Sporting life of John Evans draws to a close aged 80
CRICKETER, rugby player and referee, lawn bowler and finally football fan and Exeter City season-ticket holder. John Evans was all of them.
Evans, who has died aged 80, packed a lot of sporting activities into his long life.
His first passion was cricket with home-town team Barnstaple Raleigh, which led to a 60-year-plus association with Exeter and Topsham St James cricket clubs.
Winter meant swapping to rugby boots and the red and white shirt of Exeter Saracens RFC.
When injury forced Evans to retire from rugby at the aged of 34, he took up refereeing. He whistled in the Devon Rugby Referees Society for 21 seasons.
Early retirement from his job as an insurance inspector with General Accident allowed Evans to devote more time to a volunteer job as groundsman at Bonfire Field, the ground now shared by Topsham’s rugby and cricket clubs.
There was time for bowling – indoors with Isca, outdoors at Topsham BC – and watching grandsons Dan and Ollie play football.
Son Dave said his father became just as keen on football as his other sporting loves, to the point of becoming a season ticket holder at St James Park.
“Football had never featured much for dad, but he started watching his grandsons playing on Saturday and Sunday mornings then became a season ticket holder at City for 20 years,” said Dave.
Evans was born in Barnstaple and educated at Park School, where future First Class cricketer and Test umpire David Shepherd was a classmate and colleague in the cricket team.
“It was the start of a lifelong friendship and the year before he died ‘Shep’ was my father’s guest at the cricket club’s annual dinner,” said Dave.
Evans served in the Army for two years during his National Service, after which he moved to Exeter to work for General Accident. That was when his connection with St James CC began.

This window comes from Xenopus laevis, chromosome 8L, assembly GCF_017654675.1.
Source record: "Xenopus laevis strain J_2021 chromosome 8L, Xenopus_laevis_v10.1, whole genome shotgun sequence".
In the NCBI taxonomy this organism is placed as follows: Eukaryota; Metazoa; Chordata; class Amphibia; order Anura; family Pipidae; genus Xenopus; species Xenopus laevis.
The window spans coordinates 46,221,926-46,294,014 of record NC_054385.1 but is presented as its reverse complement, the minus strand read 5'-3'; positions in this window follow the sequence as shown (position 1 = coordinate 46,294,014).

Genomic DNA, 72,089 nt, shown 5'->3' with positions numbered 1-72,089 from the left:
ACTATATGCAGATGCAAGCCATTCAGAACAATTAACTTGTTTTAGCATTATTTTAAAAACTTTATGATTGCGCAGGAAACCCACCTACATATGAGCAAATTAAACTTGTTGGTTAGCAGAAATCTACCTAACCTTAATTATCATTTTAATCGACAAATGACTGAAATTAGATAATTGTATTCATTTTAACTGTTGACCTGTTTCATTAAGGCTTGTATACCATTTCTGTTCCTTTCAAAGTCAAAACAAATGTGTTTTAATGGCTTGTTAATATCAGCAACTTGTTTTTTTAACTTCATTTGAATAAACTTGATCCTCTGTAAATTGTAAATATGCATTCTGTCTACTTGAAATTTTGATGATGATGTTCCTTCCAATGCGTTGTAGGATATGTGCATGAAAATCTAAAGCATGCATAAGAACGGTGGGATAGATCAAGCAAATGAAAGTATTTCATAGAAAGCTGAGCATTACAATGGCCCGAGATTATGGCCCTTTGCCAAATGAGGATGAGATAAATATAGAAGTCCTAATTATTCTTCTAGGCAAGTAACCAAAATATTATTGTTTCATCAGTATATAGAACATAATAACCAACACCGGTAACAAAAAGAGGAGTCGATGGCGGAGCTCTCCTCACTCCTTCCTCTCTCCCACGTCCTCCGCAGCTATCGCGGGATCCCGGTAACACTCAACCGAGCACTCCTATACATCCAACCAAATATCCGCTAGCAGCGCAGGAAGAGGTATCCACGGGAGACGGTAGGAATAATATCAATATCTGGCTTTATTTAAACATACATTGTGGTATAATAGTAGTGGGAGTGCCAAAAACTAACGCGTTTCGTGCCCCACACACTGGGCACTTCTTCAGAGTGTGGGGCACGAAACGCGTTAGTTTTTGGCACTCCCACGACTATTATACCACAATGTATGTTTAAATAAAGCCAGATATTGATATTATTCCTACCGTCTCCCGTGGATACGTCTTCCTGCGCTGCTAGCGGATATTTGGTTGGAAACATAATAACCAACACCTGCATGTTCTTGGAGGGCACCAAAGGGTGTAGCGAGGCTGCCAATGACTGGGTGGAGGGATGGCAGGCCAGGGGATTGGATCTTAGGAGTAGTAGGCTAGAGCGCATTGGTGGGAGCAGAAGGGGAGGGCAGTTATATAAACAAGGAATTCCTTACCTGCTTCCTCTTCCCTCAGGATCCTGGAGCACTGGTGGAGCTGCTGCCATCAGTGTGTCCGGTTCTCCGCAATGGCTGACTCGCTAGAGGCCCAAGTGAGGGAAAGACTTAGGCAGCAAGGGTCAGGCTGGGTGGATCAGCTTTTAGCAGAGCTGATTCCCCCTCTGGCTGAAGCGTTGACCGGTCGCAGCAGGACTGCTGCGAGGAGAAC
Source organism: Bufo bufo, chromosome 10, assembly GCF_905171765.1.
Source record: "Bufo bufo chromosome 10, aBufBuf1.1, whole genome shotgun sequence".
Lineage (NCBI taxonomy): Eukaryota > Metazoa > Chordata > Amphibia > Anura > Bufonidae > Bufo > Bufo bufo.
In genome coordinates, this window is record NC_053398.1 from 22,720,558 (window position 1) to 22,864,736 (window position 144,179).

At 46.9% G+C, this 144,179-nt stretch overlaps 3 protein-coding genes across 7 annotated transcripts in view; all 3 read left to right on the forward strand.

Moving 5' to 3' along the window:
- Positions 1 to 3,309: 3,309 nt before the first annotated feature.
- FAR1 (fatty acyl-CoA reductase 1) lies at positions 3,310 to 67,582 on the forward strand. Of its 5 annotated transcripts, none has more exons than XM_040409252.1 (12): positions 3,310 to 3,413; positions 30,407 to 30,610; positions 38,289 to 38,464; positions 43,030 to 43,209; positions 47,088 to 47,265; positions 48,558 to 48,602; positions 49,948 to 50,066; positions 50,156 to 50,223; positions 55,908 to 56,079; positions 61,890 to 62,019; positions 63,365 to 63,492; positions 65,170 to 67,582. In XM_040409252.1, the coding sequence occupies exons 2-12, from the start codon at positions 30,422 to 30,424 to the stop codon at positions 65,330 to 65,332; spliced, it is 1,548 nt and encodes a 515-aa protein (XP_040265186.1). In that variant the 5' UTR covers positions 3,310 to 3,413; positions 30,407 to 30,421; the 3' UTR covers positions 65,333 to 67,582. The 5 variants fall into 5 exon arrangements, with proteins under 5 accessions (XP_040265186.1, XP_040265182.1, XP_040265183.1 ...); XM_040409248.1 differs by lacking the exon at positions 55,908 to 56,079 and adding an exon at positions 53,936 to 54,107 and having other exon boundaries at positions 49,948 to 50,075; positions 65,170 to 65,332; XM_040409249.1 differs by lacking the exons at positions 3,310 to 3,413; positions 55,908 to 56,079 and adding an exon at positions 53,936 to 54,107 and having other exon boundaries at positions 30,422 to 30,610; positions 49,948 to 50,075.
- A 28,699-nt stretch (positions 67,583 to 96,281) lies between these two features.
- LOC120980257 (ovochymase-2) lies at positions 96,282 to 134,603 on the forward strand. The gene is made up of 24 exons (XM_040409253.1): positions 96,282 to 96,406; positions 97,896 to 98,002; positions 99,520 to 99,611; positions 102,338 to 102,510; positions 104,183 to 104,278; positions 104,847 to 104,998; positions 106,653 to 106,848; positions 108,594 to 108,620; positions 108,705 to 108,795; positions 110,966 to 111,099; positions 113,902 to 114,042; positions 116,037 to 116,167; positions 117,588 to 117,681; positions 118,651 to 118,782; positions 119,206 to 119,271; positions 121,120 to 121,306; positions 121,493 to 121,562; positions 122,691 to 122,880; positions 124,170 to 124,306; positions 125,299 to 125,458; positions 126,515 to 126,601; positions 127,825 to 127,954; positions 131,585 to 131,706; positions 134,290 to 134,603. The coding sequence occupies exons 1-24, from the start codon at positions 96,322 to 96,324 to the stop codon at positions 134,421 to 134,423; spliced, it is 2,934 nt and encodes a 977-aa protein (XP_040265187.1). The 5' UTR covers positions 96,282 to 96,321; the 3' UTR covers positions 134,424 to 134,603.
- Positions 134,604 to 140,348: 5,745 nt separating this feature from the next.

“St James played at Wonford then, where the hospital is now, then moved to the old Digby Hospital ground and finally two or three years at Exminster,” said Dave.
Evans kept wicket in the first team and soon immersed himself in the running of the club.
”As well as playing, John started doing the ground with Jack Heath” said Sheila Harding, the cricket club’s statistician.
”Their alliance continued until St James left Wonford in 1966, and continued through the time the club was at Digby (1966-1986) and Exminster (1986-1989).
“John and Jack then did all the work in order to prepare the wicket at Bonfire Field, where Exeter St James started playing in 1989, and the continued to do so until Jack became ill a few years ago.
“John then did the work on his own until about five years ago.”
Evans was chairman of the club for more than 30 years up to 2007 when he became president.
Evans’ finest season on the cricket field came late in his career when he set a club wicket-keeping record of 27 catches and three stumpings in 1984.
Son Dave said his father was a typical club sportsman for whom the game was not all-important.
“Rugby, cricket or football, he loved the after-match in the bar having a pint or two and talking about the game,” said Dave. “That was just as important to him as playing.”
Early retirement at 52 permitted Evans to lavish his attention on the Bonfire Field playing surfaces – cricket and rugby – until he suffered an illness four years ago.
“Although dad always retained his links with Exeter Saracens, he devoted thousands of hours to Topsham and Bonfire Field in a hobby that became his passion,” said Dave.
Away from the sports fields John Evans had a passion for steam trains that he shared with the family.
Retirement permitted family holidays to Europe and the United States with wife Sheila, son Dave and the grandchildren.
And every year there was a re-union with a handful of Army buddies from his National Service days.
“It was always the same time every year – the England-Wales game, either at Twickenham or Cardiff,” said Dave,
John and Sheila were married for 57 years. His wife, son and grandsons survive him.
A funeral service for John Evans will take place at St Margaret’s, Topsham on Wednesday, May 15 (2.30pm). The private cremation service will take place in the morning.